ICD-10 Code S21.149

Puncture wound with foreign body of unspecified front wall of thorax without penetration into thoracic cavity

Version 2020 Non-Billable Code

Not Valid for Submission

S21.149 is a "header" nonspecific and non-billable code code, consider using a code with a higher level of specificity for a diagnosis of puncture wound with foreign body of unspecified front wall of thorax without penetration into thoracic cavity. The code is NOT valid for the year 2020 for the submission of HIPAA-covered transactions. The ICD-10 code S21.149 might also be used to specify conditions or terms like fishing hook in chest or fishing hook in trunk or pellet wound of chest or pellet wound of trunk.

ICD-10:S21.149
Short Description:Pnctr w fb of unsp front wall of thorax w/o penet thor cav
Long Description:Puncture wound with foreign body of unspecified front wall of thorax without penetration into thoracic cavity

Consider the following ICD-10 codes with a higher level of specificity:

  • S21.149A - Puncture wound with foreign body of unspecified front wall of thorax without penetration into thoracic cavity, initial encounter
  • S21.149D - Puncture wound with foreign body of unspecified front wall of thorax without penetration into thoracic cavity, subsequent encounter
  • S21.149S - Puncture wound with foreign body of unspecified front wall of thorax without penetration into thoracic cavity, sequela

Synonyms

The following clinical terms are approximate synonyms or lay terms that might be used to identify the correct diagnosis code:

  • Fishing hook in chest
  • Fishing hook in trunk
  • Pellet wound of chest
  • Pellet wound of trunk

Code Classification

  • Injury, poisoning and certain other consequences of external causes (S00–T98)
    • Injuries to the thorax (S20-S29)
      • Open wound of thorax (S21)

Code History

  • FY 2016 - New Code, effective from 10/1/2015 through 9/30/2016
    (First year ICD-10-CM implemented into the HIPAA code set)
  • FY 2017 - No Change, effective from 10/1/2016 through 9/30/2017
  • FY 2018 - No Change, effective from 10/1/2017 through 9/30/2018
  • FY 2019 - No Change, effective from 10/1/2018 through 9/30/2019
  • FY 2020 - No Change, effective from 10/1/2019 through 9/30/2020

Information for Patients


Chest Injuries and Disorders

The chest is the part of the body between your neck and your abdomen. It includes the ribs and breastbone. Inside your chest are several organs, including the heart, lungs, and esophagus. The pleura, a large thin sheet of tissue, lines the inside of the chest cavity.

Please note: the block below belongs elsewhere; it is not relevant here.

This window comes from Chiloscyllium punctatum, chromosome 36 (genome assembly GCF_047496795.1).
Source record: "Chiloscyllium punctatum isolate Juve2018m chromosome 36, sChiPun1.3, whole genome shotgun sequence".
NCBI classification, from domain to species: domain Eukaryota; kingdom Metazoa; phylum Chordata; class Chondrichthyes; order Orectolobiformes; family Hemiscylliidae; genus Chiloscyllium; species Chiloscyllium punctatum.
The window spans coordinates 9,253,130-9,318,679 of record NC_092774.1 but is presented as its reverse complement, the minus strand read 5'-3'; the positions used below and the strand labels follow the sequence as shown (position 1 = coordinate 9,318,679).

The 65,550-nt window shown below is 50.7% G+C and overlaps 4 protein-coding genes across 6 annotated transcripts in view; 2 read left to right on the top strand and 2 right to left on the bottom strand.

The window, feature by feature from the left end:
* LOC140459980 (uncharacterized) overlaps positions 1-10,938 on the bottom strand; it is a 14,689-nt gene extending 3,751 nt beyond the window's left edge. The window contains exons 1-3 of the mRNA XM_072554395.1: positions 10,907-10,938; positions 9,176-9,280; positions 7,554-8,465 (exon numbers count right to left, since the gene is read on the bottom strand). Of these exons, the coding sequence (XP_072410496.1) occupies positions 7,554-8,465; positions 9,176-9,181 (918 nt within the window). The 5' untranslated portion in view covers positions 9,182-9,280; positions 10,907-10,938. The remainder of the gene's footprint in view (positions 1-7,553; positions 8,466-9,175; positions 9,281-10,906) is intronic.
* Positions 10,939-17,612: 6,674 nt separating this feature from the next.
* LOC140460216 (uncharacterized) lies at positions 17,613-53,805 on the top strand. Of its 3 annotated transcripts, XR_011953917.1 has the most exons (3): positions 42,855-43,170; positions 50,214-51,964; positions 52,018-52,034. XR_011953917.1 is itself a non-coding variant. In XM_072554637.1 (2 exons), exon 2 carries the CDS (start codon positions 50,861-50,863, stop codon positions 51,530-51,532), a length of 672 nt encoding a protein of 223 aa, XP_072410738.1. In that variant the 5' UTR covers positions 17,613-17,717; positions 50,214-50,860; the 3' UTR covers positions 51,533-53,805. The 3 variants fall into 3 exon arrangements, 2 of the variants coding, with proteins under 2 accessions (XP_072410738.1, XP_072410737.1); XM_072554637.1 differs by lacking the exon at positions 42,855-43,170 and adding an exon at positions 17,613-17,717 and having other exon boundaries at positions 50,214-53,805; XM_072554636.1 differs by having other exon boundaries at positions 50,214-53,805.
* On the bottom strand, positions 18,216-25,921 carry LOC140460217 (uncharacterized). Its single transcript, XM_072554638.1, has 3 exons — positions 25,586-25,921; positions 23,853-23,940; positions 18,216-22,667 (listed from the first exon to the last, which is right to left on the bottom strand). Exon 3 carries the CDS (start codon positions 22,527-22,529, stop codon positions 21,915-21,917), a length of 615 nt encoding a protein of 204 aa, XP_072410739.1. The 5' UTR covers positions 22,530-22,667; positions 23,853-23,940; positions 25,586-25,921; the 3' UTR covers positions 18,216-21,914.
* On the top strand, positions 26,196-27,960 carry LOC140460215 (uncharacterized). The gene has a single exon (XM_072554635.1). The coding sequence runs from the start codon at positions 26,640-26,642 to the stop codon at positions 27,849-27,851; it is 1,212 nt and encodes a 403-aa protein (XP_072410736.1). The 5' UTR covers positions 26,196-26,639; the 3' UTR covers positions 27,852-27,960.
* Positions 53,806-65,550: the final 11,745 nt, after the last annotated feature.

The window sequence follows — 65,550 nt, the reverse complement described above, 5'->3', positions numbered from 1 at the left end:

Chest injuries and disorders include

  • Heart diseases
  • Lung diseases and collapsed lung
  • Pleural disorders
  • Esophagus disorders
  • Broken ribs
  • Thoracic aortic aneurysms
  • Disorders of the mediastinum, the space between the lungs, breastbone, and spine

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Foreign Bodies

If you've ever gotten a splinter or had sand in your eye, you've had experience with a foreign body. A foreign body is something that is stuck inside you but isn't supposed to be there. You may inhale or swallow a foreign body, or you may get one from an injury to almost any part of your body. Foreign bodies are more common in small children, who sometimes stick things in their mouths, ears, and noses.

Some foreign bodies, like a small splinter, do not cause serious harm. Inhaled or swallowed foreign bodies may cause choking or bowel obstruction and may require medical care.


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Wounds and Injuries

An injury is damage to your body. It is a general term that refers to harm caused by accidents, falls, hits, weapons, and more. In the U.S., millions of people injure themselves every year. These injuries range from minor to life-threatening. Injuries can happen at work or play, indoors or outdoors, driving a car, or walking across the street.

Wounds are injuries that break the skin or other body tissues. They include cuts, scrapes, scratches, and punctured skin. They often happen because of an accident, but surgery, sutures, and stitches also cause wounds. Minor wounds usually aren't serious, but it is important to clean them. Serious and infected wounds may require first aid followed by a visit to your doctor. You should also seek attention if the wound is deep, you cannot close it yourself, you cannot stop the bleeding or get the dirt out, or it does not heal.

Other common types of injuries include

  • Animal bites
  • Bruises
  • Burns
  • Dislocations
  • Electrical injuries
  • Fractures
  • Sprains and strains

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